• Optical coherence tomography (OCT): OCT is a non-invasive imaging test that uses light waves to capture high-resolution, cross-sectional retina images. This allows the eye care professional to visualize the retinal layers and identify potential abnormalities, such as drusen or fluid accumulation.
  • Fluorescein angiography: During this procedure, a fluorescent dye is injected into the bloodstream, followed by a series of retinal photographs taken as the dye circulates. This test helps identify abnormal blood vessel growth or leakage in wet macular degeneration and assess the extent of damage to the macula.

In addition to these diagnostic tests, other assessments may be performed:

  • Visual acuity test: This standard eye test measures the sharpness of vision using a Snellen chart.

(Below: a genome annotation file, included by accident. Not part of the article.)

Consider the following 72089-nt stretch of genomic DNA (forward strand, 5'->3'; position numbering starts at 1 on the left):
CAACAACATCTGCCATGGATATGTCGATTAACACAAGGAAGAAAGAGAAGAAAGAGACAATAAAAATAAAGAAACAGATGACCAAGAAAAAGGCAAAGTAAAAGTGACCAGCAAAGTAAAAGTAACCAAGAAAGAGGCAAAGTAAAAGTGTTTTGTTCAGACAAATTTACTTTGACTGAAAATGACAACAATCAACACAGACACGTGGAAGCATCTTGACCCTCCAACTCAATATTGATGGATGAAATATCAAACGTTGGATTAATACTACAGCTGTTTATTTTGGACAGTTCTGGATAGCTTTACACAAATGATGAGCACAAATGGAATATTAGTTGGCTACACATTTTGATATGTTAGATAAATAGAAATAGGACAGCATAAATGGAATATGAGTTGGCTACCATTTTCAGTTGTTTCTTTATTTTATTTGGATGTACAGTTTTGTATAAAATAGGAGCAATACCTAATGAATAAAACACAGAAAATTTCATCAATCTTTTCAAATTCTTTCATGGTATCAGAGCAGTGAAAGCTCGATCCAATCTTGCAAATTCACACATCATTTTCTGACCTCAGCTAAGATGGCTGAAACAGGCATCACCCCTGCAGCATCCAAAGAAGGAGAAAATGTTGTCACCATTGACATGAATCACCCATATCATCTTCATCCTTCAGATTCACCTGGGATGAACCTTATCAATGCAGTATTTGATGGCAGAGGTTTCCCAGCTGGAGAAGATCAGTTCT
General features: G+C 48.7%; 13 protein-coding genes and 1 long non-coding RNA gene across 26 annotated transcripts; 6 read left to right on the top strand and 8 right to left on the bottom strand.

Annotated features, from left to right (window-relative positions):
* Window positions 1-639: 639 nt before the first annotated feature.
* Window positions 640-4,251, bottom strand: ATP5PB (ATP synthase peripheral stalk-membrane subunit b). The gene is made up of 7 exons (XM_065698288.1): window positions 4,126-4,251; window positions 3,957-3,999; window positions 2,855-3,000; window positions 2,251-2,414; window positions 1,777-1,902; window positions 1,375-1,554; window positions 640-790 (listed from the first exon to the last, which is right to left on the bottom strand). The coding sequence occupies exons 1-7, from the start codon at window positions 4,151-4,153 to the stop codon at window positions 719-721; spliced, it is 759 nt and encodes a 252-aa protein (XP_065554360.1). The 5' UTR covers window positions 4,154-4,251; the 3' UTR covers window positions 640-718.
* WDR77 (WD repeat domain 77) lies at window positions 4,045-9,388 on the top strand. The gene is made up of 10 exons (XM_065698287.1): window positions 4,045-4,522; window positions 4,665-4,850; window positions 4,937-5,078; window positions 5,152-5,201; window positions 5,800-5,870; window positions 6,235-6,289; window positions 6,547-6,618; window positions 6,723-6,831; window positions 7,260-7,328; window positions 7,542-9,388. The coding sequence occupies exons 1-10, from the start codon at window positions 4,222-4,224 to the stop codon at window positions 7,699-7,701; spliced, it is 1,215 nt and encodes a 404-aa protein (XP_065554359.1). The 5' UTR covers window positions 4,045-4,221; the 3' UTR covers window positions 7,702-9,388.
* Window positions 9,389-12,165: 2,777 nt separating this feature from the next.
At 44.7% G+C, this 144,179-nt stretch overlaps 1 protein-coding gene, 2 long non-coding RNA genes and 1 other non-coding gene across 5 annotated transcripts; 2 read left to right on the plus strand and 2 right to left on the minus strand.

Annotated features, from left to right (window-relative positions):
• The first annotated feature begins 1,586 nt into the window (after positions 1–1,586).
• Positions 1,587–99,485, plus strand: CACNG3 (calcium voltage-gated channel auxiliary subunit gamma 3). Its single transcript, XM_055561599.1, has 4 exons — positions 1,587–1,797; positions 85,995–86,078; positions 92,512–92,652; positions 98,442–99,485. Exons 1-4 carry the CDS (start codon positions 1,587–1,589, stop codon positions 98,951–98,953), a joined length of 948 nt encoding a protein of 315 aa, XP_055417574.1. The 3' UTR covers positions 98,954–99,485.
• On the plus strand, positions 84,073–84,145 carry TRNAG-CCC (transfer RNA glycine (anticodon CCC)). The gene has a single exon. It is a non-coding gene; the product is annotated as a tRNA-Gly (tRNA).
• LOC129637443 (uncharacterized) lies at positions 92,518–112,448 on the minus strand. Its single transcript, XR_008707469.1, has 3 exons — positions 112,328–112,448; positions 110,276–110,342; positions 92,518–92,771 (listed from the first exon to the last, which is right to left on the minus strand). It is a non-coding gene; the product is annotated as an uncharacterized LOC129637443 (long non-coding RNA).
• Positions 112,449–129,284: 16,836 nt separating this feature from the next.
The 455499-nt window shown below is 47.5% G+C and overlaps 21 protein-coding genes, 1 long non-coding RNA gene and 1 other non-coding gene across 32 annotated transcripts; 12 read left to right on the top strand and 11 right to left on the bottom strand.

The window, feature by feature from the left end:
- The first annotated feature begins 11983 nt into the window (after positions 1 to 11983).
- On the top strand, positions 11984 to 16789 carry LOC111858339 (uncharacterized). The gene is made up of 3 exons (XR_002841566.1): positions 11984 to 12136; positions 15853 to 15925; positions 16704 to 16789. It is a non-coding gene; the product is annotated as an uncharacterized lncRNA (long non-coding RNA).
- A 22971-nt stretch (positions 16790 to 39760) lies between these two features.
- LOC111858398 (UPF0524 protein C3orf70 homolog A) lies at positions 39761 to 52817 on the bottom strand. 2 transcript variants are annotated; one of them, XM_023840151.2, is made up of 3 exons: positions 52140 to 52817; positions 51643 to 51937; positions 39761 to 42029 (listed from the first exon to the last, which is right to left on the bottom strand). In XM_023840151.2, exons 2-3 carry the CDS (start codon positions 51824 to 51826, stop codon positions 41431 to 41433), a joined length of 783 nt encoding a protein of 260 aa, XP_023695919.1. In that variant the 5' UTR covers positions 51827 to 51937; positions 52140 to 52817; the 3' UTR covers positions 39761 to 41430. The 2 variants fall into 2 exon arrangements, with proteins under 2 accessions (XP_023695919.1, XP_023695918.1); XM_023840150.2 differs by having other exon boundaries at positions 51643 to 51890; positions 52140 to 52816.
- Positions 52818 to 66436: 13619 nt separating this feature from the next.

• Dilated eye exam: The eye care professional will use eye drops to dilate the pupils, allowing a more detailed examination of the retina and macula.

Regular eye exams and diagnostic tests help determine the effectiveness of treatments and allow for timely adjustments if needed. Individuals diagnosed with macular degeneration should work closely with their eye care professionals to establish an appropriate monitoring schedule based on their needs.


Available Treatments

Although macular degeneration has no cure, several options are available to slow its progression and manage symptoms. These treatment approaches vary depending on the type of macular degeneration—dry or wet—and the severity of the condition:

1. Nutritional supplements: Specific formulations of vitamins and minerals may help slow the progression of dry macular degeneration.

  • The Age-Related Eye Disease Study (AREDS) and AREDS2 found that a combination of antioxidants, such as vitamins C and E, beta-carotene (or lutein and zeaxanthin), zinc, and copper, can reduce the risk of progression to advanced macular degeneration.